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The Fellowship – Dame Joan Bakewell DBE

Joan Bakewell needs very little introduction. A regular on British television and radio for decades, she is a fierce defender of the arts, with an incisive mind and consummate expertise, and a clear-cut role model. At the Virgin Media British Academy Television Awards, held on 12 May 2019, she was presented with BAFTA’s highest accolade, the Fellowship. Words by Matthew Bell

BAFTA/Charlie Clift - 2019 BAFTA portrait by Charlie Clift


Over a career spanning six decades, Joan Bakewell has offered viewers an erudite and distinctive voice, whether discussing the arts, current affairs or the big ethical issues of the day. Still working at the age of 86, the broadcaster and journalist has long been an inspiration to women in and outside television.

“Being awarded the BAFTA Fellowship is extraordinary because it’s an acknowledgment by the people in the business that I’ve adored all my life,” says Bakewell, who already has a BAFTA – the Richard Dimbleby Award for her work on BBC One ethics show Heart of the Matter – proudly displayed in her office. “The idea of joining a fellowship is really something. On the night, I will be in the company of such illustrious talent.”

Stockport-born Bakewell suffered a few false starts after graduating from Newnham College, Cambridge, in 1954. Looking for a way into the BBC, she moved to London and became a studio manager with BBC Radio. “I was terrible – I couldn’t do technical stuff and I still can’t,” she recalls.

BAFTA/Sarah M.Lee - On stage with all the Television Awards 2019 winners


She made her television debut in the early 1960s on Sunday Break, created to fill ITV’s quota of religious programming. It got Bakewell noticed and she joined the roster of presenters on BBC Two’s live arts show, Late Night Line-Up. “Television at the time was open for young people – I hit the right moment,” she recalls. “We were making it up as we went along – there were no rules in the ’60s.”Persistence, though, is a Bakewell trait. “I don’t take no for an answer, which is an enormous virtue in television,” she says, recounting how she “bombarded” producers with ideas for stories. Eventually, she began to get short items on BBC Radio.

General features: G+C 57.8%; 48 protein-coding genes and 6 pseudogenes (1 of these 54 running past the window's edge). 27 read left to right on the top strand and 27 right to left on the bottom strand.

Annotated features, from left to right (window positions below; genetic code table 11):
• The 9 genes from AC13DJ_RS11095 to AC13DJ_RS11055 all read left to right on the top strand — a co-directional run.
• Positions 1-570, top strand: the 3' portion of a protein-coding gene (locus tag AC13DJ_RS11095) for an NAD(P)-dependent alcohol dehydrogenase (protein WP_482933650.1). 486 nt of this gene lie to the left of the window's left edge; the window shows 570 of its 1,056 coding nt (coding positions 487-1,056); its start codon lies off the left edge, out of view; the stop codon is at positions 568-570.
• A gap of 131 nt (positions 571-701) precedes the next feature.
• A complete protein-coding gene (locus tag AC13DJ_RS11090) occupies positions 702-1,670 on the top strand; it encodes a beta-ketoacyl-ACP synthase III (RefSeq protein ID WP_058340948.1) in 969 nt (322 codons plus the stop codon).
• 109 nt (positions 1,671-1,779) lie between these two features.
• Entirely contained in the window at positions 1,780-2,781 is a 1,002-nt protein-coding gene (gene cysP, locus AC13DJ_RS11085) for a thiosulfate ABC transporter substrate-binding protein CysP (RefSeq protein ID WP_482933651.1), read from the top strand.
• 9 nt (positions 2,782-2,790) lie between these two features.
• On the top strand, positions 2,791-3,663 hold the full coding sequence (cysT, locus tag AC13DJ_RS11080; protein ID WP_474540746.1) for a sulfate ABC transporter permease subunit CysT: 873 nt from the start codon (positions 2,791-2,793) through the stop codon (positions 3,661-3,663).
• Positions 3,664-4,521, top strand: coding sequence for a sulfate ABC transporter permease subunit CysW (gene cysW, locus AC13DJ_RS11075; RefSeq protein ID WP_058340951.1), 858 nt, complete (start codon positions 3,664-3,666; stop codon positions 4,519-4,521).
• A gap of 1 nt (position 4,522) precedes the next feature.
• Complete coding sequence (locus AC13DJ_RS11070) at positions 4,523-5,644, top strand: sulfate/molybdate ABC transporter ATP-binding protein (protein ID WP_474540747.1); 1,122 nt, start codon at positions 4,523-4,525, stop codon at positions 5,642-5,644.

I feel I’ve lived through the greatest social change of the century, which is the liberation of women.

Late Night Line-Up had its fingers on the cultural pulse, with items on everything from Hollywood movies to avant-garde composer Karlheinz Stockhausen, via counter-culture writer Allen Ginsberg. “It was quite lively – and drink had often been taken, too,” laughs Bakewell.

The 1970s saw Bakewell appear in an eclectic series of shows. Granada’s 1977 series Pandora’s Box was quintessential Bakewell, featuring all-women panels discussing the big issues of the day – with a young Victoria Wood writing and performing songs for light relief. “What you get now is Loose Women, which is cheeky and rude. Mine was terribly solemn and serious,” says Bakewell, who is always ready to poke fun at her earnest image.

 I still adore the arts. While I’m still on my feet, life’s too good to miss out on.

In the 1980s, she was the BBC’s arts correspondent, before joining Heart of the Matter in 1987, which covered “female genital mutilation, transgender people and gay priests – real headline stuff”. It also gave Bakewell her most remarkable interviewee, Nelson Mandela, shortly after his release from prison. “He was so impressive and I was a bit star-struck – it was the only time I’ve asked someone to sign a book, because that’s a bit cheesy.”

BAFTA - At a BAFTA and BFI celebration of the work of cinematographer Jack Cardiff in 2001


Bakewell, who became Labour peer Baroness Bakewell of Stockport in 2011, continues to work in the media. Later this year, she will front Sky Arts’ series Landscape Artist of the Year. “I still adore the arts,” she says. “While I’m still on my feet, life’s too good to miss out on.” She also makes BBC Radio 4 shows; most recently, We Need to Talk About Death.

When Bakewell first appeared on television, she was notable for being one of the few women allowed to make serious programmes. Thankfully, things have moved on a little since then. “I’ve seen a huge change – I feel I’ve lived through the greatest social change of the century, which is the liberation of women,” says Bakewell. “I rejoice to see how many women are thriving in television now.”

Watch Joan Bakewell’s acceptance speech here. 

The full feature can be read in the Virgin Media British Academy Television Awards 2019 brochure here.